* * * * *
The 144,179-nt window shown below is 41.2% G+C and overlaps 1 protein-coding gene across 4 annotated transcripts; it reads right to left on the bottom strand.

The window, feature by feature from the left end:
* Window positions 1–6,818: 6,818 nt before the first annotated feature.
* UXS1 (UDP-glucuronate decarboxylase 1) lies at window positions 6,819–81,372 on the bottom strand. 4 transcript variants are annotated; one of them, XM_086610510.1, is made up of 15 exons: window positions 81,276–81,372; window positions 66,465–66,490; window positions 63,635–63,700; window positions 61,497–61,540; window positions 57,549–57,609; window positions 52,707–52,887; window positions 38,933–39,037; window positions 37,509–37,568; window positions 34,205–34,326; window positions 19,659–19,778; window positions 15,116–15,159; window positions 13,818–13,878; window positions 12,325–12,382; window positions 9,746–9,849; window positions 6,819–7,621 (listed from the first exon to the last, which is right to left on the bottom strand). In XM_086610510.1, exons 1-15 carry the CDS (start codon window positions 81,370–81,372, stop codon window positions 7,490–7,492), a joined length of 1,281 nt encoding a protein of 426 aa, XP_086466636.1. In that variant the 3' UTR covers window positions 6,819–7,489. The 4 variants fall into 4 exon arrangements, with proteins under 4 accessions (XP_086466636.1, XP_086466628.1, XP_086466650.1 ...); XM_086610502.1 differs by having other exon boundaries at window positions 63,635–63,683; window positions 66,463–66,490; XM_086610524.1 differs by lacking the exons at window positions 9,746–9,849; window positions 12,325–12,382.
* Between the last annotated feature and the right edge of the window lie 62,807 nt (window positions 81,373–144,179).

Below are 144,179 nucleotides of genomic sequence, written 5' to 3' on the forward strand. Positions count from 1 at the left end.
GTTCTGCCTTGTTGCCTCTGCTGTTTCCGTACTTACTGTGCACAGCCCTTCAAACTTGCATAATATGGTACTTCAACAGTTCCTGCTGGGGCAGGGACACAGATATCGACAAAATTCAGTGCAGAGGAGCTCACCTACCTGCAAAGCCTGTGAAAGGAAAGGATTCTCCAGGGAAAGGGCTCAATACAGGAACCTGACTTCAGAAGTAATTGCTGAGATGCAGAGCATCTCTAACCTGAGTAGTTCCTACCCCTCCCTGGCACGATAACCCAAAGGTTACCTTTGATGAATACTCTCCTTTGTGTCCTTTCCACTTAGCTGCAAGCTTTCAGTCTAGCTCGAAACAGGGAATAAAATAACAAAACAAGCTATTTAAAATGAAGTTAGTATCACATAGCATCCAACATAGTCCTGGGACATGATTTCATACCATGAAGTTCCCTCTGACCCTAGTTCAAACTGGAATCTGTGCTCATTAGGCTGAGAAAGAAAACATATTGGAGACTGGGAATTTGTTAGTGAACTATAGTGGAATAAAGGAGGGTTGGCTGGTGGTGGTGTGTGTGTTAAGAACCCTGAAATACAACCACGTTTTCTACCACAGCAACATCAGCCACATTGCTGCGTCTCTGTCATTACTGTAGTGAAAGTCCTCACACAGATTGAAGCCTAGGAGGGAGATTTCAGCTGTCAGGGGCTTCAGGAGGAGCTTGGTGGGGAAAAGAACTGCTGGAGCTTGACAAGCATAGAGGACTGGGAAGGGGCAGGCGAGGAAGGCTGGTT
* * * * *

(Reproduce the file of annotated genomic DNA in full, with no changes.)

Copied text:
The 144,179-nt window shown below is 41.2% G+C and overlaps 1 protein-coding gene across 4 annotated transcripts; it reads right to left on the bottom strand.

The window, feature by feature from the left end:
* Window positions 1–6,818: 6,818 nt before the first annotated feature.
* UXS1 (UDP-glucuronate decarboxylase 1) lies at window positions 6,819–81,372 on the bottom strand. 4 transcript variants are annotated; one of them, XM_086610510.1, is made up of 15 exons: window positions 81,276–81,372; window positions 66,465–66,490; window positions 63,635–63,700; window positions 61,497–61,540; window positions 57,549–57,609; window positions 52,707–52,887; window positions 38,933–39,037; window positions 37,509–37,568; window positions 34,205–34,326; window positions 19,659–19,778; window positions 15,116–15,159; window positions 13,818–13,878; window positions 12,325–12,382; window positions 9,746–9,849; window positions 6,819–7,621 (listed from the first exon to the last, which is right to left on the bottom strand). In XM_086610510.1, exons 1-15 carry the CDS (start codon window positions 81,370–81,372, stop codon window positions 7,490–7,492), a joined length of 1,281 nt encoding a protein of 426 aa, XP_086466636.1. In that variant the 3' UTR covers window positions 6,819–7,489. The 4 variants fall into 4 exon arrangements, with proteins under 4 accessions (XP_086466636.1, XP_086466628.1, XP_086466650.1 ...); XM_086610502.1 differs by having other exon boundaries at window positions 63,635–63,683; window positions 66,463–66,490; XM_086610524.1 differs by lacking the exons at window positions 9,746–9,849; window positions 12,325–12,382.
* Between the last annotated feature and the right edge of the window lie 62,807 nt (window positions 81,373–144,179).

Below are 144,179 nucleotides of genomic sequence, written 5' to 3' on the forward strand. Positions count from 1 at the left end.
GTTCTGCCTTGTTGCCTCTGCTGTTTCCGTACTTACTGTGCACAGCCCTTCAAACTTGCATAATATGGTACTTCAACAGTTCCTGCTGGGGCAGGGACACAGATATCGACAAAATTCAGTGCAGAGGAGCTCACCTACCTGCAAAGCCTGTGAAAGGAAAGGATTCTCCAGGGAAAGGGCTCAATACAGGAACCTGACTTCAGAAGTAATTGCTGAGATGCAGAGCATCTCTAACCTGAGTAGTTCCTACCCCTCCCTGGCACGATAACCCAAAGGTTACCTTTGATGAATACTCTCCTTTGTGTCCTTTCCACTTAGCTGCAAGCTTTCAGTCTAGCTCGAAACAGGGAATAAAATAACAAAACAAGCTATTTAAAATGAAGTTAGTATCACATAGCATCCAACATAGTCCTGGGACATGATTTCATACCATGAAGTTCCCTCTGACCCTAGTTCAAACTGGAATCTGTGCTCATTAGGCTGAGAAAGAAAACATATTGGAGACTGGGAATTTGTTAGTGAACTATAGTGGAATAAAGGAGGGTTGGCTGGTGGTGGTGTGTGTGTTAAGAACCCTGAAATACAACCACGTTTTCTACCACAGCAACATCAGCCACATTGCTGCGTCTCTGTCATTACTGTAGTGAAAGTCCTCACACAGATTGAAGCCTAGGAGGGAGATTTCAGCTGTCAGGGGCTTCAGGAGGAGCTTGGTGGGGAAAAGAACTGCTGGAGCTTGACAAGCATAGAGGACTGGGAAGGGGCAGGCGAGGAAGGCTGGTT